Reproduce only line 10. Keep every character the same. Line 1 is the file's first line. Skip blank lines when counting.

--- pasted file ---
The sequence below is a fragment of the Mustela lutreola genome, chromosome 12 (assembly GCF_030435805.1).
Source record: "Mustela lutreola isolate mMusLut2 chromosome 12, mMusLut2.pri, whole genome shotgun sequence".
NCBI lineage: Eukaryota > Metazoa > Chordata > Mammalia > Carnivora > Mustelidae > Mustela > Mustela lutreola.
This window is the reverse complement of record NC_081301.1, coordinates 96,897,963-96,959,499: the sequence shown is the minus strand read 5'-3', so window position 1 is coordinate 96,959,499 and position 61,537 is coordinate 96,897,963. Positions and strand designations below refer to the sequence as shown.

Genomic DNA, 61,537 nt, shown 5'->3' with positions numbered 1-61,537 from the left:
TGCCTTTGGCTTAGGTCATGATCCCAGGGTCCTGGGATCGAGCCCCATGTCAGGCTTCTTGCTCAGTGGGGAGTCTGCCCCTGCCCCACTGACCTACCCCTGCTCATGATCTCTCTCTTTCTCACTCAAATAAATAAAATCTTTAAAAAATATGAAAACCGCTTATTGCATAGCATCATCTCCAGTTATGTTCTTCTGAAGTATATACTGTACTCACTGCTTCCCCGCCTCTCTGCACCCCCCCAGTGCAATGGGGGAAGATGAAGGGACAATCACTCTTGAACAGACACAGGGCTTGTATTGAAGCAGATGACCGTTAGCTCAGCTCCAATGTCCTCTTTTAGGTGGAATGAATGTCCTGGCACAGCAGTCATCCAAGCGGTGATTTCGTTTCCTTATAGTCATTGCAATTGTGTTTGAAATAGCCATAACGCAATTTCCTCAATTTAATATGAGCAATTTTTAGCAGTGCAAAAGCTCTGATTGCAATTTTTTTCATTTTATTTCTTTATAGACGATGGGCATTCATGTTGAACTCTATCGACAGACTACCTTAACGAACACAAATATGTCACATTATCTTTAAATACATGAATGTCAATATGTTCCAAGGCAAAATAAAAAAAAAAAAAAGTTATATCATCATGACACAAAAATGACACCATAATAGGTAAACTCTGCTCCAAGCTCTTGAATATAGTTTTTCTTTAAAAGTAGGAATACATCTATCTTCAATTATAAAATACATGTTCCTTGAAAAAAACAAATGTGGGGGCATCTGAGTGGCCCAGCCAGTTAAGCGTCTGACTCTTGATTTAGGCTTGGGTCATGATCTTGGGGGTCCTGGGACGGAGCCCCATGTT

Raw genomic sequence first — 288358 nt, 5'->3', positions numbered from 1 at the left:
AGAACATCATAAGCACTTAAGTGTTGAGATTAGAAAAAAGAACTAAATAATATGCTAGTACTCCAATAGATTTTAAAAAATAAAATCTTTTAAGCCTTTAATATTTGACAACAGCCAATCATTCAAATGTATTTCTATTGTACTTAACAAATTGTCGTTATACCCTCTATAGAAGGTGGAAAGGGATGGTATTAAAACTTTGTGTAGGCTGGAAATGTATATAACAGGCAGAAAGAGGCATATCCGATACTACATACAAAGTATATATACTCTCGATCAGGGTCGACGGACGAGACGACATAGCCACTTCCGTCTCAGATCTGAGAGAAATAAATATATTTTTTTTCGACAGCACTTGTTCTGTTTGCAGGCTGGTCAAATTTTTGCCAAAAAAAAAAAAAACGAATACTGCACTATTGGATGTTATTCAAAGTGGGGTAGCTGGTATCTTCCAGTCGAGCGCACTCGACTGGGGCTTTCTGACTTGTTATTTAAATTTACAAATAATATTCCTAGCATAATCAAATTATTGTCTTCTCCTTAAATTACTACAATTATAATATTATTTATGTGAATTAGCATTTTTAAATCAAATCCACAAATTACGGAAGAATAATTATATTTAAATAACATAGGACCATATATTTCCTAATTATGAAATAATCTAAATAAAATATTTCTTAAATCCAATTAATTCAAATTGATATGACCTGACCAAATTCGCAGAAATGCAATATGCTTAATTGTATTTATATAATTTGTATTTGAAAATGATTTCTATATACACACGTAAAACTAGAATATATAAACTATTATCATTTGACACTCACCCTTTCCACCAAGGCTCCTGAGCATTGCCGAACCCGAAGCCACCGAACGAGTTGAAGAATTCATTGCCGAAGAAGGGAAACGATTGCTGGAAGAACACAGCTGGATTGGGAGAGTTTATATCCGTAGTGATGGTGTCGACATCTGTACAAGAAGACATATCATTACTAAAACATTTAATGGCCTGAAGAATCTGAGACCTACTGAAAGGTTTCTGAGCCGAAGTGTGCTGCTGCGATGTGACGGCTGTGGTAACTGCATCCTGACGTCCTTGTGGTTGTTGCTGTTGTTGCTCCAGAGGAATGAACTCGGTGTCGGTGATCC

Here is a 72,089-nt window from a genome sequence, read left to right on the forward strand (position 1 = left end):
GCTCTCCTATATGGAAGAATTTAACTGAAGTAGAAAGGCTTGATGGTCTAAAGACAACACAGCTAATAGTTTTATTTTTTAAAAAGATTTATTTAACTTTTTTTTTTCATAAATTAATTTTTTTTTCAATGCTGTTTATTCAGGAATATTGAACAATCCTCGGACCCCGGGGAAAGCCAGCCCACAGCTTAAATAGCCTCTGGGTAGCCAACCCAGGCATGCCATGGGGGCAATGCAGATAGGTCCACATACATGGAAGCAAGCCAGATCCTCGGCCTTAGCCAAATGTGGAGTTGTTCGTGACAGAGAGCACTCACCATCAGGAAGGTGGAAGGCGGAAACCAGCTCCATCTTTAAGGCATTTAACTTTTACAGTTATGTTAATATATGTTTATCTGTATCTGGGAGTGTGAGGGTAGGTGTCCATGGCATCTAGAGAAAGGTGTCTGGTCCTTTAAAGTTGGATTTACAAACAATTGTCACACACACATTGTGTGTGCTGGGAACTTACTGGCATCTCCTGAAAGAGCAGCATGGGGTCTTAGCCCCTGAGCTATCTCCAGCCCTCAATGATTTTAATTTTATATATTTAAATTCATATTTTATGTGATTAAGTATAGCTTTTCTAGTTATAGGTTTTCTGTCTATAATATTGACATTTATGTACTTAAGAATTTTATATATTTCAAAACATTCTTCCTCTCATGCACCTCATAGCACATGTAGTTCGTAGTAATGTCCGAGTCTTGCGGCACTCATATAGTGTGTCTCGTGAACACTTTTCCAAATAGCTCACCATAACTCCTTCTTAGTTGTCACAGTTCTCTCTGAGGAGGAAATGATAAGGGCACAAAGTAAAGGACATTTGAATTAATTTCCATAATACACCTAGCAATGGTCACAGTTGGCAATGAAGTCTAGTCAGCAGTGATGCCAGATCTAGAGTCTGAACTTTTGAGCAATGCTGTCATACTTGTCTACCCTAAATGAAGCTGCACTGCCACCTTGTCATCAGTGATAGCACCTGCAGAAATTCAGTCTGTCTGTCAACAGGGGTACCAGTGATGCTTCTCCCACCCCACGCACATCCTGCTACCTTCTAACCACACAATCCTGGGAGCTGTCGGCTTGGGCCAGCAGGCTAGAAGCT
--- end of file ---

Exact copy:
GCTCTCCTATATGGAAGAATTTAACTGAAGTAGAAAGGCTTGATGGTCTAAAGACAACACAGCTAATAGTTTTATTTTTTAAAAAGATTTATTTAACTTTTTTTTTTCATAAATTAATTTTTTTTTCAATGCTGTTTATTCAGGAATATTGAACAATCCTCGGACCCCGGGGAAAGCCAGCCCACAGCTTAAATAGCCTCTGGGTAGCCAACCCAGGCATGCCATGGGGGCAATGCAGATAGGTCCACATACATGGAAGCAAGCCAGATCCTCGGCCTTAGCCAAATGTGGAGTTGTTCGTGACAGAGAGCACTCACCATCAGGAAGGTGGAAGGCGGAAACCAGCTCCATCTTTAAGGCATTTAACTTTTACAGTTATGTTAATATATGTTTATCTGTATCTGGGAGTGTGAGGGTAGGTGTCCATGGCATCTAGAGAAAGGTGTCTGGTCCTTTAAAGTTGGATTTACAAACAATTGTCACACACACATTGTGTGTGCTGGGAACTTACTGGCATCTCCTGAAAGAGCAGCATGGGGTCTTAGCCCCTGAGCTATCTCCAGCCCTCAATGATTTTAATTTTATATATTTAAATTCATATTTTATGTGATTAAGTATAGCTTTTCTAGTTATAGGTTTTCTGTCTATAATATTGACATTTATGTACTTAAGAATTTTATATATTTCAAAACATTCTTCCTCTCATGCACCTCATAGCACATGTAGTTCGTAGTAATGTCCGAGTCTTGCGGCACTCATATAGTGTGTCTCGTGAACACTTTTCCAAATAGCTCACCATAACTCCTTCTTAGTTGTCACAGTTCTCTCTGAGGAGGAAATGATAAGGGCACAAAGTAAAGGACATTTGAATTAATTTCCATAATACACCTAGCAATGGTCACAGTTGGCAATGAAGTCTAGTCAGCAGTGATGCCAGATCTAGAGTCTGAACTTTTGAGCAATGCTGTCATACTTGTCTACCCTAAATGAAGCTGCACTGCCACCTTGTCATCAGTGATAGCACCTGCAGAAATTCAGTCTGTCTGTCAACAGGGGTACCAGTGATGCTTCTCCCACCCCACGCACATCCTGCTACCTTCTAACCACACAATCCTGGGAGCTGTCGGCTTGGGCCAGCAGGCTAGAAGCT